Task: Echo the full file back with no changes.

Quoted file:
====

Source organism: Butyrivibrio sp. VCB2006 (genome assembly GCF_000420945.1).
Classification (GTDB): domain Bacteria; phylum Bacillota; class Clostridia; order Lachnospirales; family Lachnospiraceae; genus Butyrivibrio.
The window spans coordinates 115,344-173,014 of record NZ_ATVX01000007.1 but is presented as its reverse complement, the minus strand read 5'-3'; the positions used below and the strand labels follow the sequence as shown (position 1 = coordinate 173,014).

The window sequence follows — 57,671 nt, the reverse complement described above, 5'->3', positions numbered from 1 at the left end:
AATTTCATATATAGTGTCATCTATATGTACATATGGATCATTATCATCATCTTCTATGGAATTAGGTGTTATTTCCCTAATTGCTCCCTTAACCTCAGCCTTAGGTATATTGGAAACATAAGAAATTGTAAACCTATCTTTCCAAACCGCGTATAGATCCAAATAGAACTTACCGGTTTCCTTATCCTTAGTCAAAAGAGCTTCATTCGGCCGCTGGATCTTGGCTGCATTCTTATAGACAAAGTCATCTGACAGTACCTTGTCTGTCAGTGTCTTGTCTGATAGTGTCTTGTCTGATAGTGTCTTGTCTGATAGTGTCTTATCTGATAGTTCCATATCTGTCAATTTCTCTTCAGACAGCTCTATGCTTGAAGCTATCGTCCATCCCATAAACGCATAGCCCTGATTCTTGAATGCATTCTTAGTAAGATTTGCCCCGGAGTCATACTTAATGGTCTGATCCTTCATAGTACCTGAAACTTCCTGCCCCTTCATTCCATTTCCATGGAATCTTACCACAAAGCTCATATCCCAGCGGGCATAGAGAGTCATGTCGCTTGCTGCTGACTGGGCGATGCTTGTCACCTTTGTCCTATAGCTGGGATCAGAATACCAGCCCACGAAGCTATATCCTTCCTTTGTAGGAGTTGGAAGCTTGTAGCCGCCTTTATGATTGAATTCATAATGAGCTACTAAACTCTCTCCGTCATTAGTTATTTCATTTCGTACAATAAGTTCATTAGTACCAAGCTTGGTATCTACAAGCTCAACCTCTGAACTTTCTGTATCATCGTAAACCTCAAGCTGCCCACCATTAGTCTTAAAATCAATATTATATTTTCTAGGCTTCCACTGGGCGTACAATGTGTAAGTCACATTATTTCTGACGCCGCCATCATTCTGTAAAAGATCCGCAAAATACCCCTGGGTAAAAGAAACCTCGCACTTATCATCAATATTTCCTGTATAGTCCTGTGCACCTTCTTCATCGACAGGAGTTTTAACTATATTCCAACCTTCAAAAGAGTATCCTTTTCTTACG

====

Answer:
Source organism: Butyrivibrio sp. VCB2006 (genome assembly GCF_000420945.1).
Classification (GTDB): domain Bacteria; phylum Bacillota; class Clostridia; order Lachnospirales; family Lachnospiraceae; genus Butyrivibrio.
The window spans coordinates 115,344-173,014 of record NZ_ATVX01000007.1 but is presented as its reverse complement, the minus strand read 5'-3'; the positions used below and the strand labels follow the sequence as shown (position 1 = coordinate 173,014).

The window sequence follows — 57,671 nt, the reverse complement described above, 5'->3', positions numbered from 1 at the left end:
AATTTCATATATAGTGTCATCTATATGTACATATGGATCATTATCATCATCTTCTATGGAATTAGGTGTTATTTCCCTAATTGCTCCCTTAACCTCAGCCTTAGGTATATTGGAAACATAAGAAATTGTAAACCTATCTTTCCAAACCGCGTATAGATCCAAATAGAACTTACCGGTTTCCTTATCCTTAGTCAAAAGAGCTTCATTCGGCCGCTGGATCTTGGCTGCATTCTTATAGACAAAGTCATCTGACAGTACCTTGTCTGTCAGTGTCTTGTCTGATAGTGTCTTGTCTGATAGTGTCTTGTCTGATAGTGTCTTATCTGATAGTTCCATATCTGTCAATTTCTCTTCAGACAGCTCTATGCTTGAAGCTATCGTCCATCCCATAAACGCATAGCCCTGATTCTTGAATGCATTCTTAGTAAGATTTGCCCCGGAGTCATACTTAATGGTCTGATCCTTCATAGTACCTGAAACTTCCTGCCCCTTCATTCCATTTCCATGGAATCTTACCACAAAGCTCATATCCCAGCGGGCATAGAGAGTCATGTCGCTTGCTGCTGACTGGGCGATGCTTGTCACCTTTGTCCTATAGCTGGGATCAGAATACCAGCCCACGAAGCTATATCCTTCCTTTGTAGGAGTTGGAAGCTTGTAGCCGCCTTTATGATTGAATTCATAATGAGCTACTAAACTCTCTCCGTCATTAGTTATTTCATTTCGTACAATAAGTTCATTAGTACCAAGCTTGGTATCTACAAGCTCAACCTCTGAACTTTCTGTATCATCGTAAACCTCAAGCTGCCCACCATTAGTCTTAAAATCAATATTATATTTTCTAGGCTTCCACTGGGCGTACAATGTGTAAGTCACATTATTTCTGACGCCGCCATCATTCTGTAAAAGATCCGCAAAATACCCCTGGGTAAAAGAAACCTCGCACTTATCATCAATATTTCCTGTATAGTCCTGTGCACCTTCTTCATCGACAGGAGTTTTAACTATATTCCAACCTTCAAAAGAGTATCCTTTTCTTACG